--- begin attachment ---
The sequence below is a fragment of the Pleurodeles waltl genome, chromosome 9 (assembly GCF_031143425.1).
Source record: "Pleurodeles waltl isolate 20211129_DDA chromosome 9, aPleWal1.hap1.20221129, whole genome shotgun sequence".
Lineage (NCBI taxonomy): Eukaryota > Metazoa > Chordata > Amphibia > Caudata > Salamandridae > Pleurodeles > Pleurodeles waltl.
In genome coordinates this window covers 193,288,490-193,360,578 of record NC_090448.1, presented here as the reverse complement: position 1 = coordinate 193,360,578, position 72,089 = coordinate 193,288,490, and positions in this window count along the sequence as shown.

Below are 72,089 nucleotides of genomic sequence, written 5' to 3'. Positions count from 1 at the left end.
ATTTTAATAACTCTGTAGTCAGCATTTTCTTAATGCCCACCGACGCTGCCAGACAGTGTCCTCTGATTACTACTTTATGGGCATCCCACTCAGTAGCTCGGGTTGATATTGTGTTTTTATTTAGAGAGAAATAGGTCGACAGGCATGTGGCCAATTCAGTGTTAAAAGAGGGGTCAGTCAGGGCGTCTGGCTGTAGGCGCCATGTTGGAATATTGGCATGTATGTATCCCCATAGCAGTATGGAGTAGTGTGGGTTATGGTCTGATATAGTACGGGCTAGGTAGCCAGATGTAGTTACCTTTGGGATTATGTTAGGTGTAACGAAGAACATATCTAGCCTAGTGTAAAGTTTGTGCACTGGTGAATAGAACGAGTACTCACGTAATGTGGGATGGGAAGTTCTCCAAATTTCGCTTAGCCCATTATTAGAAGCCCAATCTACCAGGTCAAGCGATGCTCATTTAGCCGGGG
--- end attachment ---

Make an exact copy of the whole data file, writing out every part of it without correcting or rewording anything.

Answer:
The sequence below is a fragment of the Pleurodeles waltl genome, chromosome 9 (assembly GCF_031143425.1).
Source record: "Pleurodeles waltl isolate 20211129_DDA chromosome 9, aPleWal1.hap1.20221129, whole genome shotgun sequence".
Lineage (NCBI taxonomy): Eukaryota > Metazoa > Chordata > Amphibia > Caudata > Salamandridae > Pleurodeles > Pleurodeles waltl.
In genome coordinates this window covers 193,288,490-193,360,578 of record NC_090448.1, presented here as the reverse complement: position 1 = coordinate 193,360,578, position 72,089 = coordinate 193,288,490, and positions in this window count along the sequence as shown.

Below are 72,089 nucleotides of genomic sequence, written 5' to 3'. Positions count from 1 at the left end.
ATTTTAATAACTCTGTAGTCAGCATTTTCTTAATGCCCACCGACGCTGCCAGACAGTGTCCTCTGATTACTACTTTATGGGCATCCCACTCAGTAGCTCGGGTTGATATTGTGTTTTTATTTAGAGAGAAATAGGTCGACAGGCATGTGGCCAATTCAGTGTTAAAAGAGGGGTCAGTCAGGGCGTCTGGCTGTAGGCGCCATGTTGGAATATTGGCATGTATGTATCCCCATAGCAGTATGGAGTAGTGTGGGTTATGGTCTGATATAGTACGGGCTAGGTAGCCAGATGTAGTTACCTTTGGGATTATGTTAGGTGTAACGAAGAACATATCTAGCCTAGTGTAAAGTTTGTGCACTGGTGAATAGAACGAGTACTCACGTAATGTGGGATGGGAAGTTCTCCAAATTTCGCTTAGCCCATTATTAGAAGCCCAATCTACCAGGTCAAGCGATGCTCATTTAGCCGGGG